The Village Minstrel, and Other Poems, Volume 1

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Taylor and Hessey ... and E. Drury, Stamford., 1821 - English poetry - 216 pages

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Page xxii - What more felicity can fall to creature Than to enjoy delight with liberty, And to be lord of all the works of nature! To reign in the air from earth to highest sky, To feed on flowers and weeds of glorious feature, To take whatever thing doth please the eye ! Who rests not pleased with such happiness, Well worthy he to taste of wretchedness.
Page 74 - Robbed every primrose-root I met, And oft-times got the root to set ; And joyful home each nosegay bore ; And felt— as I shall feel no more *.
Page 46 - There once were lanes in nature's freedom dropt, There once were paths that every valley wound, — Inclosure came, and every path was stopt ; Each tyrant fix'd his sign where paths were found, To hint a trespass now who cross'd the ground : Justice is made to speak as they command ; The high road now must be each stinted bound : — Inclosure, thou'rt a curse upon the land, And tasteless was the wretch who thy existence plann'd.
Page 13 - Bred in a village full of strife and noise, Old senseless gossips, and blackguarding boys, Ploughmen and threshers, whose discourses led To nothing more than labour's rude employs, 'Bout work being slack, and rise and fall of bread And who were like to die, and who were like to wed. It is from this actual village, where a community lives under pressure, that the poet withdraws to the quiet of nature, where he can speak for his own and others...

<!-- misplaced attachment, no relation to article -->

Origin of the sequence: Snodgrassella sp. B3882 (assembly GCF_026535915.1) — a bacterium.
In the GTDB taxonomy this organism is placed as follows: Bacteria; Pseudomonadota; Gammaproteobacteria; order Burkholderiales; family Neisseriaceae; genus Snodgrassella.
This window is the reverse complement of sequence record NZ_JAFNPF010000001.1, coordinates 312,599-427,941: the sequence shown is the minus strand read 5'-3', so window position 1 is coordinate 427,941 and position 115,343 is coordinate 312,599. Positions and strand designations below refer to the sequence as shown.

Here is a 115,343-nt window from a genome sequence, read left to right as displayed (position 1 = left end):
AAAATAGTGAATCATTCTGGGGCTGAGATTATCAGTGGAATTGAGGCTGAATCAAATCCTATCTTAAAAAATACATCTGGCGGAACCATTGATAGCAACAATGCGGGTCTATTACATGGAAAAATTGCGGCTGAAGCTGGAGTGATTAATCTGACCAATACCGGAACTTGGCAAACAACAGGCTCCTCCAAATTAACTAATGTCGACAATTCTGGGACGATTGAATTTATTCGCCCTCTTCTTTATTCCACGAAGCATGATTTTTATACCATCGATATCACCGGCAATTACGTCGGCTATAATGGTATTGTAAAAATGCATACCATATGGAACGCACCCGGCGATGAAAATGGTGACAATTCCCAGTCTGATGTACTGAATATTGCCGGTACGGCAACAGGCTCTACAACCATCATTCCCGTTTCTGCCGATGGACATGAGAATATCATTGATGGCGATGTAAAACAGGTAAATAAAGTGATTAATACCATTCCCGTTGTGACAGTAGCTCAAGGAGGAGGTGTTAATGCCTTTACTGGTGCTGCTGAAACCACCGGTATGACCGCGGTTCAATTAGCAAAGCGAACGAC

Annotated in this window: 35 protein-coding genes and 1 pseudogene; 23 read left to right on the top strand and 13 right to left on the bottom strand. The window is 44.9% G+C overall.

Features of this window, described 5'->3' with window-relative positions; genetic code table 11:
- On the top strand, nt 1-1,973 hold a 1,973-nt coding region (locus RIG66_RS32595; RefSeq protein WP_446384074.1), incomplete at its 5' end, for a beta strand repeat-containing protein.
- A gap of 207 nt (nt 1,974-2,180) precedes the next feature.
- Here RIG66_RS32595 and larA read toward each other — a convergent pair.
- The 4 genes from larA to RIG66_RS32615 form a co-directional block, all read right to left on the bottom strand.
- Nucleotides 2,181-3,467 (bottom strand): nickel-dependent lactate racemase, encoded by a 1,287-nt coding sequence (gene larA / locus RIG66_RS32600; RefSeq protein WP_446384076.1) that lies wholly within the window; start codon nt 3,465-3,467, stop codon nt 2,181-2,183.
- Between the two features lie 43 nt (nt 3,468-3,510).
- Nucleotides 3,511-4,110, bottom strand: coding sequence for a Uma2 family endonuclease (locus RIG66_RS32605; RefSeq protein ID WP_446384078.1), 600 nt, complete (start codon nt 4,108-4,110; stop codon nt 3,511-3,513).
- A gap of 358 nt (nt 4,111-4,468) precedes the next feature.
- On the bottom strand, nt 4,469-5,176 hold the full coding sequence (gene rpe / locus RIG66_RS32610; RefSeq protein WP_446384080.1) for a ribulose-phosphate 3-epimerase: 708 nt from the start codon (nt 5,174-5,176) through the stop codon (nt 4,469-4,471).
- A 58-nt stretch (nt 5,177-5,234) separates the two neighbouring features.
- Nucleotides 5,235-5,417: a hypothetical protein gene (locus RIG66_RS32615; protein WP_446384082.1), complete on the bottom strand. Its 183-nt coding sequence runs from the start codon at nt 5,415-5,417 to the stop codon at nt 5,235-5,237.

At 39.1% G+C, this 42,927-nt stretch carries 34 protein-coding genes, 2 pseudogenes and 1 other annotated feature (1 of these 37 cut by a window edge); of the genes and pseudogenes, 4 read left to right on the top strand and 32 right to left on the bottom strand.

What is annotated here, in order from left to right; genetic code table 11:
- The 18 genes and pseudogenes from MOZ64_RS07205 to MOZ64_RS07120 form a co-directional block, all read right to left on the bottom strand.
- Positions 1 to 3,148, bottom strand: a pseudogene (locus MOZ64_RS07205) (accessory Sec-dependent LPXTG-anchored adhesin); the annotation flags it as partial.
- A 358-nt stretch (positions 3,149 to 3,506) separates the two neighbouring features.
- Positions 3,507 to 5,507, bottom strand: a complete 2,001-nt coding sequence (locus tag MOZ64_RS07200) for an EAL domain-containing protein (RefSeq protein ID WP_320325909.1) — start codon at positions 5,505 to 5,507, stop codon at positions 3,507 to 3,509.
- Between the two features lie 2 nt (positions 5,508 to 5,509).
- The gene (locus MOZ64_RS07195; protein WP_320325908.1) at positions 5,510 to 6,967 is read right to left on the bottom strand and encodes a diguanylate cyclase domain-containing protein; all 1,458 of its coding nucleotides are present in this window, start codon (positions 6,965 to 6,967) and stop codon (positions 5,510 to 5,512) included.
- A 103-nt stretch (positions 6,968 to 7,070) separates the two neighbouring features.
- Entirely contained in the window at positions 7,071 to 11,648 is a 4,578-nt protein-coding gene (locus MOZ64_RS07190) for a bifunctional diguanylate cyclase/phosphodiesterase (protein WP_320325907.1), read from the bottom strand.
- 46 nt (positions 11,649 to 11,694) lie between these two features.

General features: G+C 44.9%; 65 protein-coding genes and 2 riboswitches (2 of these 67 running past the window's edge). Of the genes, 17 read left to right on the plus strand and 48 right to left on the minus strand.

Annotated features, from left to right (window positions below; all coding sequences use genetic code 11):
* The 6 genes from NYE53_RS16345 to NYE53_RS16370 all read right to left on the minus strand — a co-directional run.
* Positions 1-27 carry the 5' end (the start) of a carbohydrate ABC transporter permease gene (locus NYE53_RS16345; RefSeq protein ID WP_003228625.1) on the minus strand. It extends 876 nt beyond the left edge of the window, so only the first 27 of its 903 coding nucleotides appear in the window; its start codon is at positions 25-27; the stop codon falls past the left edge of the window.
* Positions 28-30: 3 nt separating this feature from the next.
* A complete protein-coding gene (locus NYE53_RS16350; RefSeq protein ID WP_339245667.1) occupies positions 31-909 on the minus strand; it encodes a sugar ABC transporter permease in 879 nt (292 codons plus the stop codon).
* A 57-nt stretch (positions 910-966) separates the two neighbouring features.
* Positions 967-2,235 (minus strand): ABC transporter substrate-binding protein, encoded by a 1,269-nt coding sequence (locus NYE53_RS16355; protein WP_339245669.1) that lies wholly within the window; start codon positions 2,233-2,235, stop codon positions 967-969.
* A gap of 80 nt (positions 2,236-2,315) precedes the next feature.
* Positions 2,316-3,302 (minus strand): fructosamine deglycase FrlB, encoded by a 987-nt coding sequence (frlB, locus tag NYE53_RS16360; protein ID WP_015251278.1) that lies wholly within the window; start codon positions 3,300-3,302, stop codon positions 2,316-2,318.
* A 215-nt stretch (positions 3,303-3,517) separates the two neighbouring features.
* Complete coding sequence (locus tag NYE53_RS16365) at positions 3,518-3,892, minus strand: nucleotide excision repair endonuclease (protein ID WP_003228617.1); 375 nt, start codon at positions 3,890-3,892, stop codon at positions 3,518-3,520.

Page ix - Juvenile productions, and those of later date offsprings of those leisure intervals which the short remittance from hard and manual labour sparingly afforded to compose them.
Page 5 - O, who can speak his joys when spring's young morn From wood and pasture opened on his view, When tender green buds blush upon the thorn, And the first primrose dips its leaves in dew.
Page xvi - My two favourite elm trees at the back of the hut are condemned to die — it shocks me to relate it, but 'tis true. The savage who owns them thinks they have done their best, and now he wants to make use of the benefits he can get from selling them.
Page xxviii - Young Lubin was a peasant from his birth; His sire a hind born to the flail and plough, To thump the corn out and to till the earth, The coarsest chance which nature's laws allow — To earn his living by a sweating brow; Thus...
Page 171 - I met thy presence in my corner-chair, Musing and bearing up with troubles there ; Thrice hail, thou heavenly boon ! by God's decree At first creation plann'd, that all might share, Both man and beast, some hours from labour free, To offer thanks to Him whose mercy sent us thee.

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